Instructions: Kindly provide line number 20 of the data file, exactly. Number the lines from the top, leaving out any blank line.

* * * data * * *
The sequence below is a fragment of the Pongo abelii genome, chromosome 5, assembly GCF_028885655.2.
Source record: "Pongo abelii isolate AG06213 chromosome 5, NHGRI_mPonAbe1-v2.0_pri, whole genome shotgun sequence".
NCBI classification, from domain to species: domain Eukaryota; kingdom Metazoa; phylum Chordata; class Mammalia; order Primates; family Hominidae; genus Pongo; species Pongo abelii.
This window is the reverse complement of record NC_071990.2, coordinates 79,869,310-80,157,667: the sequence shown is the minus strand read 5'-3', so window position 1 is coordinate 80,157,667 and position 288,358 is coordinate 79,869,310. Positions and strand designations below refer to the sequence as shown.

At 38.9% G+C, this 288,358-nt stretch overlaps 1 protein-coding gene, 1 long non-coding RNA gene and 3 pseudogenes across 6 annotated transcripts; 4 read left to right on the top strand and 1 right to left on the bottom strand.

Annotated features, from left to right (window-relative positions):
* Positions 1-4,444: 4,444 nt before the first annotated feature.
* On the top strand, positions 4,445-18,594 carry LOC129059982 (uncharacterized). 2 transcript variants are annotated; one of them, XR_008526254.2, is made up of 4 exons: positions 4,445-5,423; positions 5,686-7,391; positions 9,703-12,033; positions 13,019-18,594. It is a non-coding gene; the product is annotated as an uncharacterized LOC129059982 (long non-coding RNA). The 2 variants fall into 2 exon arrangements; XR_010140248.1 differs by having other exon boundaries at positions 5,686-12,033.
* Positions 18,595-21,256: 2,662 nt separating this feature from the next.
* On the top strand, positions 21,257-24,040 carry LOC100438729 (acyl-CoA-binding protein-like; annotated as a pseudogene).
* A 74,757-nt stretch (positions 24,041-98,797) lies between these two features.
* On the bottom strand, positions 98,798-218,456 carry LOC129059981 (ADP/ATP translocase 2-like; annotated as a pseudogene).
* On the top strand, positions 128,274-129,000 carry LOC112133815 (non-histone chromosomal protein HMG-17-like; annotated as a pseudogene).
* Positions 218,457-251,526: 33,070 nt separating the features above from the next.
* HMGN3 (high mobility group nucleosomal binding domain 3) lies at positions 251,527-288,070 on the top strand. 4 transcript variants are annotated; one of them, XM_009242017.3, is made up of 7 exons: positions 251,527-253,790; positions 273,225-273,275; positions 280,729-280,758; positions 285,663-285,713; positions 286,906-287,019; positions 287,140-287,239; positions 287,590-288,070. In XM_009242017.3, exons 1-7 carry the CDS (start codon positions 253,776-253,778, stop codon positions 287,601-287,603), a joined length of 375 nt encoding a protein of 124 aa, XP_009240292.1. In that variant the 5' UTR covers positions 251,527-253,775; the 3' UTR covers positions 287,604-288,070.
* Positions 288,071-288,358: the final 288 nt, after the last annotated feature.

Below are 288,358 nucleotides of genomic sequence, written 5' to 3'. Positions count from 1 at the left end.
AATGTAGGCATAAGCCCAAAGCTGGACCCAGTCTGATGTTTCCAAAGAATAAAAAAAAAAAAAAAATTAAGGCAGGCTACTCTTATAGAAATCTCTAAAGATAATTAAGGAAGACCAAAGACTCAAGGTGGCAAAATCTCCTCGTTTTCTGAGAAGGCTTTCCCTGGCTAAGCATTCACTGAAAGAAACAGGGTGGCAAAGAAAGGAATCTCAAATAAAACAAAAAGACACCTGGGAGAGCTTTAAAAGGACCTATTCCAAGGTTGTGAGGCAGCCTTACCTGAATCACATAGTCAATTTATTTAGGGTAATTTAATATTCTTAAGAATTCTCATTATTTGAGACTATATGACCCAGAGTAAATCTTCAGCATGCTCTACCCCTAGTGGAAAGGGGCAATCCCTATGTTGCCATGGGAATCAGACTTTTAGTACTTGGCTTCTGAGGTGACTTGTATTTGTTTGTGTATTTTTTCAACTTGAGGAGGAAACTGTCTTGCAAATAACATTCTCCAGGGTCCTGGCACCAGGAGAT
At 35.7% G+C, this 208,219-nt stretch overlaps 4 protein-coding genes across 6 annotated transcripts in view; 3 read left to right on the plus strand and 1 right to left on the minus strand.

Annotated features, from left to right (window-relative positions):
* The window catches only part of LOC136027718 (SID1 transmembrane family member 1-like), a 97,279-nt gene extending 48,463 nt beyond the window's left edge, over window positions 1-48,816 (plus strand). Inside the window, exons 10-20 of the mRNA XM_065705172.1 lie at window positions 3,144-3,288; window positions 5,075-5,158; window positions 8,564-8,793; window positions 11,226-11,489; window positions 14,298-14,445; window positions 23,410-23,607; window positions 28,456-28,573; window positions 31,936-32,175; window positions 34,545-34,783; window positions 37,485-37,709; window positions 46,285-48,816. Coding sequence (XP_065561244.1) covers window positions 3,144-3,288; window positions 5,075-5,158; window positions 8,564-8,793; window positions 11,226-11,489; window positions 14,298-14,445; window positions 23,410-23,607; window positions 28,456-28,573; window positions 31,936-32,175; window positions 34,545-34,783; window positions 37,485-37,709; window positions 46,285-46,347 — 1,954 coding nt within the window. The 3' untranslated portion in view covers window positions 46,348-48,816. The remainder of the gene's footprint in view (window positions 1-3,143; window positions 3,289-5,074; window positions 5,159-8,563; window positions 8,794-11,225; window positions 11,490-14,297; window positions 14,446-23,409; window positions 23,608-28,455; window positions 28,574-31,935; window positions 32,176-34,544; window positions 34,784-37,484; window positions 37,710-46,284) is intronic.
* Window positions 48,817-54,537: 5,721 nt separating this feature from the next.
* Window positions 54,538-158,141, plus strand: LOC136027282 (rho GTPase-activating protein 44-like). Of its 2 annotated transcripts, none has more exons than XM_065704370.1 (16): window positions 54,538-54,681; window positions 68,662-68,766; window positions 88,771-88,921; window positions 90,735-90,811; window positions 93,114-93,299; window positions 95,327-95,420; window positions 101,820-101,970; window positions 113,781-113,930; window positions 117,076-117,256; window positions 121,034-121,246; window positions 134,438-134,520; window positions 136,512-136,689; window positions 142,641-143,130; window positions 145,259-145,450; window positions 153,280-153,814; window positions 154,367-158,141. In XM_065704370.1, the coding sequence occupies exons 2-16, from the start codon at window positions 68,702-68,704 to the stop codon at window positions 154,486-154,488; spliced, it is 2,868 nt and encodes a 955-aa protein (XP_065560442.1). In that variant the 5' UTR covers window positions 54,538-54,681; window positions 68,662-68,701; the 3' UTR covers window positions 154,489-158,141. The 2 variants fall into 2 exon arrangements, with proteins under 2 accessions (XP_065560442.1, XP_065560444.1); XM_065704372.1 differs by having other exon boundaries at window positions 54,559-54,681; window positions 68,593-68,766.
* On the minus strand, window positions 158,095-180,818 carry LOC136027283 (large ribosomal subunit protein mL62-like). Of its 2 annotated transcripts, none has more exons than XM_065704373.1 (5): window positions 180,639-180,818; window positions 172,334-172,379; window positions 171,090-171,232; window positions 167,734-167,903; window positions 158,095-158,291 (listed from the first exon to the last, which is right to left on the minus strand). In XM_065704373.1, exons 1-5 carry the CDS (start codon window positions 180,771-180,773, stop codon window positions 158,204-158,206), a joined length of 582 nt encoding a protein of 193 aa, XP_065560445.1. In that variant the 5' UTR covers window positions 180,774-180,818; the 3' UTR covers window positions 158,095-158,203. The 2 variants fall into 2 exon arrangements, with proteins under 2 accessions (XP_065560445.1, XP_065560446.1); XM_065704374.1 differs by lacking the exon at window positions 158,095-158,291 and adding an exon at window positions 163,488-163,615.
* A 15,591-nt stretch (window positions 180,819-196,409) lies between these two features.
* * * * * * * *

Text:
Annotated features, from left to right (window-relative positions):